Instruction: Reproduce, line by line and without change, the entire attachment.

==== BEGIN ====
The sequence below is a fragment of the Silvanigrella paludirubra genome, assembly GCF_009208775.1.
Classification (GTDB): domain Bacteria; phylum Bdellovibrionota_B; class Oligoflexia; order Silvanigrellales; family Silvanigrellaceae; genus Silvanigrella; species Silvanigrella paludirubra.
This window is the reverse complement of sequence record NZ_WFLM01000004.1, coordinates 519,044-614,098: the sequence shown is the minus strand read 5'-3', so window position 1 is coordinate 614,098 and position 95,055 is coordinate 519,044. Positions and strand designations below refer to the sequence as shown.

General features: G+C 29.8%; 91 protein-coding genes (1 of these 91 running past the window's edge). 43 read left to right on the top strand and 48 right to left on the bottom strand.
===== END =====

The sequence below is a fragment of the Silvanigrella paludirubra genome, assembly GCF_009208775.1.
Classification (GTDB): domain Bacteria; phylum Bdellovibrionota_B; class Oligoflexia; order Silvanigrellales; family Silvanigrellaceae; genus Silvanigrella; species Silvanigrella paludirubra.
This window is the reverse complement of sequence record NZ_WFLM01000004.1, coordinates 519,044-614,098: the sequence shown is the minus strand read 5'-3', so window position 1 is coordinate 614,098 and position 95,055 is coordinate 519,044. Positions and strand designations below refer to the sequence as shown.

General features: G+C 29.8%; 91 protein-coding genes (1 of these 91 running past the window's edge). 43 read left to right on the top strand and 48 right to left on the bottom strand.